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Thread: Cost of your blank personal checks.

  1. #16
    Quote Originally Posted by dennis thompson View Post
    The last time I ordered checks I checked around and ,while I don't remember exactly what they cost , I found that Walmart was the least expensive.
    Been ordering from Walmart for years. Never any problems. We chose Walmart, because bank wanted WAY TOO MUCH! Looking at shipping labels, looks like Walmarts comes from same zip code as the ones from the bank. How many check printers are located in same zip code?

  2. #17
    Join Date
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    Quote Originally Posted by Bruce Wrenn View Post
    Been ordering from Walmart for years. Never any problems. We chose Walmart, because bank wanted WAY TOO MUCH! Looking at shipping labels, looks like Walmarts comes from same zip code as the ones from the bank. How many check printers are located in same zip code?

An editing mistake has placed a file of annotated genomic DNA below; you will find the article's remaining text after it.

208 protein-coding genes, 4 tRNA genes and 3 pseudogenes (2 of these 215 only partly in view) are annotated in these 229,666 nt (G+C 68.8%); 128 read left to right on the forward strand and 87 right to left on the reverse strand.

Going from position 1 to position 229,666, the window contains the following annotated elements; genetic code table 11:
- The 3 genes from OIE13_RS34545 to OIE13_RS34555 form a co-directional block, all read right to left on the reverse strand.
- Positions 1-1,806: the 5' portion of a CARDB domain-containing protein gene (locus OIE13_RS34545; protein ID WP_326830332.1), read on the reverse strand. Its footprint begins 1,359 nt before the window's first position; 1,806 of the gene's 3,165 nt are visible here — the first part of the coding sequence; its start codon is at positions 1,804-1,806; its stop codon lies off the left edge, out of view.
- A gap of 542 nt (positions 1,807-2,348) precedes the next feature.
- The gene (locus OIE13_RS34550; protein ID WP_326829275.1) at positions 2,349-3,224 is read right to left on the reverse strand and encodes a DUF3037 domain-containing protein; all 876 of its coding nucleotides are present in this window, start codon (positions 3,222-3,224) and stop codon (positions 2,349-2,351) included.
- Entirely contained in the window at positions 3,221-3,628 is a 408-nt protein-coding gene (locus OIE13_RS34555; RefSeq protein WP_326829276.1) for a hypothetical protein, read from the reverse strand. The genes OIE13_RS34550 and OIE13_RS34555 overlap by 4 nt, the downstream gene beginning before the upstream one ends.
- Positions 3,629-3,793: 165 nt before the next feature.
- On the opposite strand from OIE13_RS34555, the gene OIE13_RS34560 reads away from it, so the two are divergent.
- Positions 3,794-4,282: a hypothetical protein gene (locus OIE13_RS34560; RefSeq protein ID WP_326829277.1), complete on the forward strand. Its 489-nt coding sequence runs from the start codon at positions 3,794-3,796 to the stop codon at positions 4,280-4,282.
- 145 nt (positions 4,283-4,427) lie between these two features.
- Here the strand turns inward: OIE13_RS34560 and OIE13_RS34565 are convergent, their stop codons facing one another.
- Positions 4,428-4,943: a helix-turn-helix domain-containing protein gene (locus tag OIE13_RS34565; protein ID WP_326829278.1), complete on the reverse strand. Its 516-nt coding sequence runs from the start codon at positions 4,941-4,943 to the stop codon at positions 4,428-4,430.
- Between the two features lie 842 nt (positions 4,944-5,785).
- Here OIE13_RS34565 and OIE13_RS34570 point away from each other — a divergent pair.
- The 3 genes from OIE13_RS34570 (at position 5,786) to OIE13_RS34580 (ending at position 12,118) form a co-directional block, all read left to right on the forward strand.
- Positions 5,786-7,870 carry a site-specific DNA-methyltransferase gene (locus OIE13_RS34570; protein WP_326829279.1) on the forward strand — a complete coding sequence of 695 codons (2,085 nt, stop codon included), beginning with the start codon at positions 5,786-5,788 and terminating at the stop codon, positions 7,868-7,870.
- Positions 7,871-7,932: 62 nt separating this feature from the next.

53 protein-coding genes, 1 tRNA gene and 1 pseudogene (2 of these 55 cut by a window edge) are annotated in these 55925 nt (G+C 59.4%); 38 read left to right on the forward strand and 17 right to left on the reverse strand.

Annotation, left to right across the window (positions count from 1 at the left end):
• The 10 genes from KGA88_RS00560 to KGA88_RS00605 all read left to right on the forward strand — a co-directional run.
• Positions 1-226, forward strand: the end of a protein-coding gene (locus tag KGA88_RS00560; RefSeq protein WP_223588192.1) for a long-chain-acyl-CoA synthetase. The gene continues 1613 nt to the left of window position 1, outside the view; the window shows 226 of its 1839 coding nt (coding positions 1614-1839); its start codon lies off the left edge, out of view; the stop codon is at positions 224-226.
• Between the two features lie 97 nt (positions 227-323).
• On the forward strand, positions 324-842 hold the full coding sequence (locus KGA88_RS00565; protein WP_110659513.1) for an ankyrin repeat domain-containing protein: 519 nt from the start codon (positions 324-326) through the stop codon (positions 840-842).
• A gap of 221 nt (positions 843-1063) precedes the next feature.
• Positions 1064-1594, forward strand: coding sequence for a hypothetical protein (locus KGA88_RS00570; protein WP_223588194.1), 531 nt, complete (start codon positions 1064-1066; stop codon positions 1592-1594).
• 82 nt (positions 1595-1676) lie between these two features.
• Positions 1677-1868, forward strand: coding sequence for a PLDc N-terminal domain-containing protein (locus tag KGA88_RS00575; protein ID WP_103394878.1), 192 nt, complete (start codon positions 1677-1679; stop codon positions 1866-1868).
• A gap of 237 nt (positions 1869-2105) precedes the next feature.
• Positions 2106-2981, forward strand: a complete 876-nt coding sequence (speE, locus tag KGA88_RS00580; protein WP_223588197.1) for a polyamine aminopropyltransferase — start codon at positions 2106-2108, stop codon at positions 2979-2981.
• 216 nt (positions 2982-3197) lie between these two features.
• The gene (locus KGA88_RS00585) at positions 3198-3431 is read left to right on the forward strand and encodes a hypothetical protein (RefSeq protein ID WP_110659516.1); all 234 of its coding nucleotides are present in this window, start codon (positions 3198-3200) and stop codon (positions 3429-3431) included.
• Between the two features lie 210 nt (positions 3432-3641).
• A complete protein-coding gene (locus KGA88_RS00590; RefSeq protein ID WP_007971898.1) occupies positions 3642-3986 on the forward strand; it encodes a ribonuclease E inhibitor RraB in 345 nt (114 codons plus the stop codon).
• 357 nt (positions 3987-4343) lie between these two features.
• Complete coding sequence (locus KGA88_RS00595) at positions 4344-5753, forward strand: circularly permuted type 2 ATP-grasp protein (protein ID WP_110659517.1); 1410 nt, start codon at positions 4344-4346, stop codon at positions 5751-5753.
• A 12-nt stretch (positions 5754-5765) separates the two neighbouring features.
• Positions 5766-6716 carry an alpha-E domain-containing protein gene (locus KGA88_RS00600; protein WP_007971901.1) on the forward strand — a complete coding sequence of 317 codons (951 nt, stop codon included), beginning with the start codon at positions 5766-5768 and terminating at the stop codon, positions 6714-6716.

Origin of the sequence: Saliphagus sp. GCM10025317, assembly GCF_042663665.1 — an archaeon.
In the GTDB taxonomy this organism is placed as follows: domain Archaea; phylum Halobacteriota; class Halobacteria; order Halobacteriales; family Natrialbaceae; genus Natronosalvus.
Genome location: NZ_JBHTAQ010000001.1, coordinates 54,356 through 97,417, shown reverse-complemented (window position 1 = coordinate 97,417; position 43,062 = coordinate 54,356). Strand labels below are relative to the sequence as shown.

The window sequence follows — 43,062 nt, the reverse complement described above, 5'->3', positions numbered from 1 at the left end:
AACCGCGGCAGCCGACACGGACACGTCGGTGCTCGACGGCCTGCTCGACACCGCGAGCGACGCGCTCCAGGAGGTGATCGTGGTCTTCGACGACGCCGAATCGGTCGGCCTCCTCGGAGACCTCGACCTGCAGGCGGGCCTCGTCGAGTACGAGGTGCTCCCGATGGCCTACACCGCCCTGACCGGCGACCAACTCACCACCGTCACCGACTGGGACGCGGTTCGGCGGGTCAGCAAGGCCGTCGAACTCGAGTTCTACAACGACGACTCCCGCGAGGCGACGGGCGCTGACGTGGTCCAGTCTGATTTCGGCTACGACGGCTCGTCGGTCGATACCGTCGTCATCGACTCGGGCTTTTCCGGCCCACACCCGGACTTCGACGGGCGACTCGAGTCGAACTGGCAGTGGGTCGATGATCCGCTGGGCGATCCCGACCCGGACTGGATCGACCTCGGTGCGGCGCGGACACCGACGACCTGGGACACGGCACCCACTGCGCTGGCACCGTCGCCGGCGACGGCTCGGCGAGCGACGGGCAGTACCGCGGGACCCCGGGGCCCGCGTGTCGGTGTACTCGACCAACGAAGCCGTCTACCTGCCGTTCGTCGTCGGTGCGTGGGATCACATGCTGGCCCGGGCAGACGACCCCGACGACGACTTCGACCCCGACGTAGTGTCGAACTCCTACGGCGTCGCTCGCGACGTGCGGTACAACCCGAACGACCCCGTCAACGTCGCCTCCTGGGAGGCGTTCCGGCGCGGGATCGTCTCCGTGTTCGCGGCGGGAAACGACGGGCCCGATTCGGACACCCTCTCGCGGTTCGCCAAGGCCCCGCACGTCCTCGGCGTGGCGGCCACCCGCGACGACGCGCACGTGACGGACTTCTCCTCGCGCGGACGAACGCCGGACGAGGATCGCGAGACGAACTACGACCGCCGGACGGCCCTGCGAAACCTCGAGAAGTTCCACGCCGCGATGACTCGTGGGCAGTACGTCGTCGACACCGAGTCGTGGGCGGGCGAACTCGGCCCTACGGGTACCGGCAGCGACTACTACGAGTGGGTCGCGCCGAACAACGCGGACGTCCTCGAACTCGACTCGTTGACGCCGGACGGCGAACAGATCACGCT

Go figure. I order most EVERYTHING from Walmart. Never gave them a thought for printed checks.
    "Remember back in the day, when things were made by hand, and people took pride in their work?"
    - Rick Dale

  3. #18
    Join Date
    Jan 2011
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    Northern UT
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    To put it in perspective, the last time I ordered checks on my US Bank account, they were free. I don't think anything has been free at US Bank for the past 15 years. My checks still have a Montana address on them, and that was a few moves ago.

    I asked the wife and she said she paid about $17 for 250. She always shops around and finds the best deal.